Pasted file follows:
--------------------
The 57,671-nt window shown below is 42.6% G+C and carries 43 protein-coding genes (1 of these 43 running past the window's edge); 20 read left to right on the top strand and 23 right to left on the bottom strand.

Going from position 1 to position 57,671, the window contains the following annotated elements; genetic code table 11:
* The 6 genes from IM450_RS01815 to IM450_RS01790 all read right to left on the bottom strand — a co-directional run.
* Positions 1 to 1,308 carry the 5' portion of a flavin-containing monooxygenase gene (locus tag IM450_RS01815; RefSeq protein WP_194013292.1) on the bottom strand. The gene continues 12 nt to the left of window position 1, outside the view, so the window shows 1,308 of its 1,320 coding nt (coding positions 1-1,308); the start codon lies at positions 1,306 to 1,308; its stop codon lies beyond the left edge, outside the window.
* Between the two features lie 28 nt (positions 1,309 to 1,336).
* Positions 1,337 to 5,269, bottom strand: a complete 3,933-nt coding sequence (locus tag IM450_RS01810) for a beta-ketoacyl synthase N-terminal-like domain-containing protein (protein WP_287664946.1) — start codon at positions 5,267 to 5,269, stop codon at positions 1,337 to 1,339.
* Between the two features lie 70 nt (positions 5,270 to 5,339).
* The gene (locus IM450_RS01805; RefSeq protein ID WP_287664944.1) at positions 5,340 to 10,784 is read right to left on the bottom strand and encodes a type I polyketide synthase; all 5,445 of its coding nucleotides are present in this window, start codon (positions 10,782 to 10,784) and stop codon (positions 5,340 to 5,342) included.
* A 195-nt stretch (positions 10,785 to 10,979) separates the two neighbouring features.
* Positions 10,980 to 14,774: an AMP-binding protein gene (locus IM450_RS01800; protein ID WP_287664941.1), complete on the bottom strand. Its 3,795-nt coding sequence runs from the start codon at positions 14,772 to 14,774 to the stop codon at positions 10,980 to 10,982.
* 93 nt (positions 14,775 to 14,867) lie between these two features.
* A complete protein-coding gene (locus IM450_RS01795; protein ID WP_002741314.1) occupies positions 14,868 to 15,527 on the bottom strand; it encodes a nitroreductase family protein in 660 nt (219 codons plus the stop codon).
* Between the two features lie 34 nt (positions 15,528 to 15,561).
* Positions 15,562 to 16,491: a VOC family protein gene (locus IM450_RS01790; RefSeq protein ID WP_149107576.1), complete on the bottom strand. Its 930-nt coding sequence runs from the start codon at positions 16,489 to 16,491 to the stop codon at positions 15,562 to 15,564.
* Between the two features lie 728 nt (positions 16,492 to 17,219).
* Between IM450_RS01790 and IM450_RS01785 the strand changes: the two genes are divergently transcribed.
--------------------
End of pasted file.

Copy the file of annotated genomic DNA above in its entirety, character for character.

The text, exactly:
The 57,671-nt window shown below is 42.6% G+C and carries 43 protein-coding genes (1 of these 43 running past the window's edge); 20 read left to right on the top strand and 23 right to left on the bottom strand.

Going from position 1 to position 57,671, the window contains the following annotated elements; genetic code table 11:
* The 6 genes from IM450_RS01815 to IM450_RS01790 all read right to left on the bottom strand — a co-directional run.
* Positions 1 to 1,308 carry the 5' portion of a flavin-containing monooxygenase gene (locus tag IM450_RS01815; RefSeq protein WP_194013292.1) on the bottom strand. The gene continues 12 nt to the left of window position 1, outside the view, so the window shows 1,308 of its 1,320 coding nt (coding positions 1-1,308); the start codon lies at positions 1,306 to 1,308; its stop codon lies beyond the left edge, outside the window.
* Between the two features lie 28 nt (positions 1,309 to 1,336).
* Positions 1,337 to 5,269, bottom strand: a complete 3,933-nt coding sequence (locus tag IM450_RS01810) for a beta-ketoacyl synthase N-terminal-like domain-containing protein (protein WP_287664946.1) — start codon at positions 5,267 to 5,269, stop codon at positions 1,337 to 1,339.
* Between the two features lie 70 nt (positions 5,270 to 5,339).
* The gene (locus IM450_RS01805; RefSeq protein ID WP_287664944.1) at positions 5,340 to 10,784 is read right to left on the bottom strand and encodes a type I polyketide synthase; all 5,445 of its coding nucleotides are present in this window, start codon (positions 10,782 to 10,784) and stop codon (positions 5,340 to 5,342) included.
* A 195-nt stretch (positions 10,785 to 10,979) separates the two neighbouring features.
* Positions 10,980 to 14,774: an AMP-binding protein gene (locus IM450_RS01800; protein ID WP_287664941.1), complete on the bottom strand. Its 3,795-nt coding sequence runs from the start codon at positions 14,772 to 14,774 to the stop codon at positions 10,980 to 10,982.
* 93 nt (positions 14,775 to 14,867) lie between these two features.
* A complete protein-coding gene (locus IM450_RS01795; protein ID WP_002741314.1) occupies positions 14,868 to 15,527 on the bottom strand; it encodes a nitroreductase family protein in 660 nt (219 codons plus the stop codon).
* Between the two features lie 34 nt (positions 15,528 to 15,561).
* Positions 15,562 to 16,491: a VOC family protein gene (locus IM450_RS01790; RefSeq protein ID WP_149107576.1), complete on the bottom strand. Its 930-nt coding sequence runs from the start codon at positions 16,489 to 16,491 to the stop codon at positions 15,562 to 15,564.
* Between the two features lie 728 nt (positions 16,492 to 17,219).
* Between IM450_RS01790 and IM450_RS01785 the strand changes: the two genes are divergently transcribed.